I didn’t ask who “Hisham Pasha” was, since the person speaking was “Ibrahim who worked for the Ministry of Interior.” I wasn’t surprised by his rage, as he told me about this son who lived in luxury in a room of his own—when, in this room, ten siblings lived together, and Sabry used to be one of them. I tried to calm him down, telling him I was there to uncover the truth. His anger grew, as did the restless movements of his body, as if he was about to attack me in place of all those who had written about his son.
Once again, we returned to the scene of the crime, where one of the neighborhood teens volunteered: “Excuse me for saying this, but he was a sissy. He’d get upset over the slightest thing and cry like a woman. It was his father and brother who protected him. Without them, he would’ve got beaten to a pulp. But he was kind and gentle, really, and it always seemed like he was in a world of his own. I really liked him…in spite of everything.”
The stories I gathered from the people in the neighborhood who’d known him as a kid suggested he was twenty years old, and that he’d worked as a housepainter in the same slum area. His father had chosen the occupation when he was very young, and he’d became so good at it that his reputation spread to neighboring areas. As a child, Sabry would travel to his deceased mother’s village to visit his uncles. After that, he’d return to his alley, his job, and his life, feeling displeased with everything. He didn’t mingle with people, and he did nothing but draw on walls until his father made him marry when he was barely seventeen, so that he would “toughen and man up” as Ibrahim had said.
Have I told you before, Aisha, what happened to me before my marriage, and before you started working as a maid in people’s homes, when Ibrahim failed to take proper care of you and your children? I used to dream of a different life, Aisha, just as Sabry did. Ever since I’d graduated, I’d had a strong urge to be independent from my family, even if that was only three siblings, my mother, and my father. I wanted to live in a place of my own, governed by my own rules, controlled by no one but me, where I could practice a chaos or order that only I enjoyed, and where I’d know exactly what I wanted for my life without pressure from anyone else. The report I wrote about Sabry’s case was a major reason behind my decision to leave home against my family’s wishes. I moved in with a friend for a while—before I met Basim and got married. We’d shared the same thoughts and ideas, although we both changed after marriage. We succeeded in raising a family, but neither of us felt happy alone with our thoughts. We yearned to fly far from the boundaries of any room, but instead we found ourselves hanging by the noose in Sabry’s room, Aisha! Neither of us was happy with the other’s company all the time, and neither of us felt happy alone. And I couldn’t bring myself to accept the fact that this was simply the way life was!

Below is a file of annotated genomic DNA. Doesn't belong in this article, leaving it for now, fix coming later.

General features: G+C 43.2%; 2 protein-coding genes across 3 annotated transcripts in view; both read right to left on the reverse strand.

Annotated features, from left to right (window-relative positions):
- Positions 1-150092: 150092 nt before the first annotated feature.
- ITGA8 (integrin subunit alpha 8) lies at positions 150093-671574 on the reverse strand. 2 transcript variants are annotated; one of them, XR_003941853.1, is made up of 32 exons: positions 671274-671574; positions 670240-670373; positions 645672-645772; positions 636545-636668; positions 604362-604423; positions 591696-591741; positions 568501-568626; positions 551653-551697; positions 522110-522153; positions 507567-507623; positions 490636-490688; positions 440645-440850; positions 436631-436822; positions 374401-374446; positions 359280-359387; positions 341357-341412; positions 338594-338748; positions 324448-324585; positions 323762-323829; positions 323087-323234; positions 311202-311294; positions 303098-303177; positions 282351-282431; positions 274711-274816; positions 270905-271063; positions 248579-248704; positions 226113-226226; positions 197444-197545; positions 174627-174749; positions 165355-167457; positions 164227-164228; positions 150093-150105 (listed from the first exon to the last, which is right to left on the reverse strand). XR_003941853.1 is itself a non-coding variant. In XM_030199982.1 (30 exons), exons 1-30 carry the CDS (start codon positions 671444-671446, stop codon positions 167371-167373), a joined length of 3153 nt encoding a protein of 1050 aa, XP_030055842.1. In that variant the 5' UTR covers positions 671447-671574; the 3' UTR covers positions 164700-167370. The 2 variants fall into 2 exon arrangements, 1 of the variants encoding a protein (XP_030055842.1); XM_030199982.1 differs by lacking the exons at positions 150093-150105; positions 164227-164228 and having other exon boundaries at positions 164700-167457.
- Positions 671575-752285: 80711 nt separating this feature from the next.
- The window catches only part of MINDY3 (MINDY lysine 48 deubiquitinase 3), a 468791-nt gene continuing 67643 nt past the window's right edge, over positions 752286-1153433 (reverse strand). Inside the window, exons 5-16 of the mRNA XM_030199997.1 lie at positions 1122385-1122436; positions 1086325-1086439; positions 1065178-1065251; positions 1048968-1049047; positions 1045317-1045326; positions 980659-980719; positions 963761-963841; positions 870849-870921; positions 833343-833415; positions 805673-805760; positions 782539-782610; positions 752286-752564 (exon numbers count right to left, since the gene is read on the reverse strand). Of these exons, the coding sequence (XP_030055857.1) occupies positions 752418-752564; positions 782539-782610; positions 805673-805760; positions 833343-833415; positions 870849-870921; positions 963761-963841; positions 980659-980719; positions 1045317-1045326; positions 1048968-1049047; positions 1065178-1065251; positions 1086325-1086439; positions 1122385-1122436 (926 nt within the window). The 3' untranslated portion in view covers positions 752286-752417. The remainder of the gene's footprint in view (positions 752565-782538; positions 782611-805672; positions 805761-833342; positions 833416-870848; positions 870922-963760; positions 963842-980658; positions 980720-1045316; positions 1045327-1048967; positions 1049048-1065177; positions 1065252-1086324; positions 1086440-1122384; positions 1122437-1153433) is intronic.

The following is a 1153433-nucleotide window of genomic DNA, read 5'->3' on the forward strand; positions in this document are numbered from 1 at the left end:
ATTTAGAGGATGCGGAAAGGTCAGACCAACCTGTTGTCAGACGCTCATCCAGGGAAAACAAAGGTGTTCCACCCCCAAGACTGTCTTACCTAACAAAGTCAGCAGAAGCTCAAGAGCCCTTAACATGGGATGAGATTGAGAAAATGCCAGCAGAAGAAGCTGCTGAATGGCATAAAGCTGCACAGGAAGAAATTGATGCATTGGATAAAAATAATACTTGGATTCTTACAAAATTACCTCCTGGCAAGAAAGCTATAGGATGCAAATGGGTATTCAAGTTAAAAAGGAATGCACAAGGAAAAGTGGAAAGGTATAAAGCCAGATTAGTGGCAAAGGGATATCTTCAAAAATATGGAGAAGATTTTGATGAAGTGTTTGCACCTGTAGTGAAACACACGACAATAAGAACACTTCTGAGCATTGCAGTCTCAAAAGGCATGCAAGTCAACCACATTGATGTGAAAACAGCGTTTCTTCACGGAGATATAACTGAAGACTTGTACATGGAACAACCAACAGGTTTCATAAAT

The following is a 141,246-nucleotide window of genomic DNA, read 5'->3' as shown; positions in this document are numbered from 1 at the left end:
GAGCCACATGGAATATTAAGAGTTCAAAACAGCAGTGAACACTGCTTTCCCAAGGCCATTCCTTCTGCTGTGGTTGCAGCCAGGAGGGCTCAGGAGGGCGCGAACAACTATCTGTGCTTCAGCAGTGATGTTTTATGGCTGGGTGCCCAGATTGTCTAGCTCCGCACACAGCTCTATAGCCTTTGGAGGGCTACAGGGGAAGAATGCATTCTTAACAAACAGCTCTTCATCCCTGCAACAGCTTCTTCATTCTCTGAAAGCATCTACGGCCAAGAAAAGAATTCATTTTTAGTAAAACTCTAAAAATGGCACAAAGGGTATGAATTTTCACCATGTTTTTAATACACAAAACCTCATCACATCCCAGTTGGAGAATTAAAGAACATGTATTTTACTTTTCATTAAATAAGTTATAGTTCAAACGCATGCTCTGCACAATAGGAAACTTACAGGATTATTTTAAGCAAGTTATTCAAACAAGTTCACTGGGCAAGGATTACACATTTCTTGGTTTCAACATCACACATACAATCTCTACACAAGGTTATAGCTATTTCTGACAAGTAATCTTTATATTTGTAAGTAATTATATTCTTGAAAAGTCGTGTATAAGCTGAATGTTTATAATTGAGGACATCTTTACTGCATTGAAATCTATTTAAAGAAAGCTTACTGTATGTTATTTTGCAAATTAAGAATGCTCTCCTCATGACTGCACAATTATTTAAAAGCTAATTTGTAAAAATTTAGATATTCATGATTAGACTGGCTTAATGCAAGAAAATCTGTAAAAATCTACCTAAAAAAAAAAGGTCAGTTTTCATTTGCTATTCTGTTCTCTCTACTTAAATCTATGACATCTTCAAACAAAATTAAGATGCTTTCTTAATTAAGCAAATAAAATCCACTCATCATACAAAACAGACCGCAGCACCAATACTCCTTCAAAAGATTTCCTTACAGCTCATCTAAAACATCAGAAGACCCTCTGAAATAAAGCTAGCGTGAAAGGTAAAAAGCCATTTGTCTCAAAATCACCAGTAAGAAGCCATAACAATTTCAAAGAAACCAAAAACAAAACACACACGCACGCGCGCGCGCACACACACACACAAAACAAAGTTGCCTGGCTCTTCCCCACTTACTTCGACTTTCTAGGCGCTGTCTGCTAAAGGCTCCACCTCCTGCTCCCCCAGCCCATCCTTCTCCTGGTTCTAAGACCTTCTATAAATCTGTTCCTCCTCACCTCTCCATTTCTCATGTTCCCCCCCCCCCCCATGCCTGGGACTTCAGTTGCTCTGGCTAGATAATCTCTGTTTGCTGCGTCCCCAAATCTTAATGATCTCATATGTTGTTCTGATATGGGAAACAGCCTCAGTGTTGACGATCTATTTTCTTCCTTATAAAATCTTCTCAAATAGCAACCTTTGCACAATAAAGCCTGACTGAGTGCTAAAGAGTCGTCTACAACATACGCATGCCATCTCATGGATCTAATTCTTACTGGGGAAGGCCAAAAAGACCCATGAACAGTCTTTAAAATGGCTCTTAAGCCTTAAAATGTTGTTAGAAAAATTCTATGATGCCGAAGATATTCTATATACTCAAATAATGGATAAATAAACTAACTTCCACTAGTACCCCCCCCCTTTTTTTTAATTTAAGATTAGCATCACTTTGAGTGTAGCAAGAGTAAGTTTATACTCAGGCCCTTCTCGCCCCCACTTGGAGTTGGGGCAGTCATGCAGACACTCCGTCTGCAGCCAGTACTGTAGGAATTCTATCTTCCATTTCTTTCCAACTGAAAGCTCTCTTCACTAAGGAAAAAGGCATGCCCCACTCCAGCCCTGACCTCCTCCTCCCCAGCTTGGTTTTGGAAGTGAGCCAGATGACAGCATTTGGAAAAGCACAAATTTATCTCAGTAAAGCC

The abstract idea in itself seems fatal to me, Aisha, but it’s a reality that must be lived. Do you understand me?
How could you understand me, when you couldn’t understand Sabry!
When I first met you, you were a living mural who occupied the void: a thin brunette girl cloaked in black, squatting with her back against the wall. Her body was bound to earth, but her thin neck was twisted towards the sky, gazing at a distant point with wide, dreamy eyes. She looked at me with the astonishment of someone who wasn’t used to strangers. Amal introduced me.
— Aisha, Sabry’s wife, may God have mercy on his soul.
Aisha talked for more than an hour that day. Everybody took part in putting their touches on Sabry’s portrait: the father, the grocer, the neighbors, even my own thoughts and puzzled questions played a part in writing that report. Yet it was Aisha’s face, looking out from the drawings on the walls in Sabry’s room, that was the greatest source of inspiration. Sabry had committed suicide while Aisha and his four small children were asleep in the same room. Aisha had been the last person to see Sabry alive. She was a young girl dressed in black, squatting as three small children of about the same age sat on the ground by her side. The fourth, an infant, lay asleep on her chest. She resembled the charcoal drawings in Sabry’s room, but her eyes were tired, and they didn’t have the dark kohl that lined the eyes in the drawing. She said: “He was very kind to me, and he never upset me. He was always drawing me, but he didn’t talk to me. I swear, I really liked his drawings, but they frightened me at night. My mother told me they’d bring misfortune, and by God, misfortune came. He’d stay without work for weeks on end, Miss, doing absolutely nothing. Eventually, all the foremen got sick of him, and a laborer has nothing but his good reputation. After all, the kids can’t eat stones, Miss, and those drawings of his can’t keep us alive. As soon as my mother suggested an exorcism, he started shouting and smashing everything up. He didn’t calm down till his father gave him a beating and insisted that he cover all those drawings with a coat of paint so he could be rid of the demons that he’d summoned.”
Aisha’s face, the way she sat and held her infant, all those details… Sabry had skillfully drawn them on the walls of his room in his amazing mural. That image has never faded from my memory.